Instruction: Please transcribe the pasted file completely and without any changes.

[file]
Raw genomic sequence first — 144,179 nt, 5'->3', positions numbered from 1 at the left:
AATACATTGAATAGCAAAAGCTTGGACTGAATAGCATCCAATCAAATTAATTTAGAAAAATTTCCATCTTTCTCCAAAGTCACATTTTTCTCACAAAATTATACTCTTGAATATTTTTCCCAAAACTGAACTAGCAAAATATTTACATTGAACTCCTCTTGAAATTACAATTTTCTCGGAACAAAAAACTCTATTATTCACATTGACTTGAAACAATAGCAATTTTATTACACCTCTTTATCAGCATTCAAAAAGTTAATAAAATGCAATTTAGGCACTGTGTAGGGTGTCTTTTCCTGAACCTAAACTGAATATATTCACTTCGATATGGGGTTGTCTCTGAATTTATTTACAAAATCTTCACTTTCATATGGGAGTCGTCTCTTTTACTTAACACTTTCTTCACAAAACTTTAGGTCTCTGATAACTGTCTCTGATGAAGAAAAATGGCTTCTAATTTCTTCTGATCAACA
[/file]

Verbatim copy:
Raw genomic sequence first — 144,179 nt, 5'->3', positions numbered from 1 at the left:
AATACATTGAATAGCAAAAGCTTGGACTGAATAGCATCCAATCAAATTAATTTAGAAAAATTTCCATCTTTCTCCAAAGTCACATTTTTCTCACAAAATTATACTCTTGAATATTTTTCCCAAAACTGAACTAGCAAAATATTTACATTGAACTCCTCTTGAAATTACAATTTTCTCGGAACAAAAAACTCTATTATTCACATTGACTTGAAACAATAGCAATTTTATTACACCTCTTTATCAGCATTCAAAAAGTTAATAAAATGCAATTTAGGCACTGTGTAGGGTGTCTTTTCCTGAACCTAAACTGAATATATTCACTTCGATATGGGGTTGTCTCTGAATTTATTTACAAAATCTTCACTTTCATATGGGAGTCGTCTCTTTTACTTAACACTTTCTTCACAAAACTTTAGGTCTCTGATAACTGTCTCTGATGAAGAAAAATGGCTTCTAATTTCTTCTGATCAACA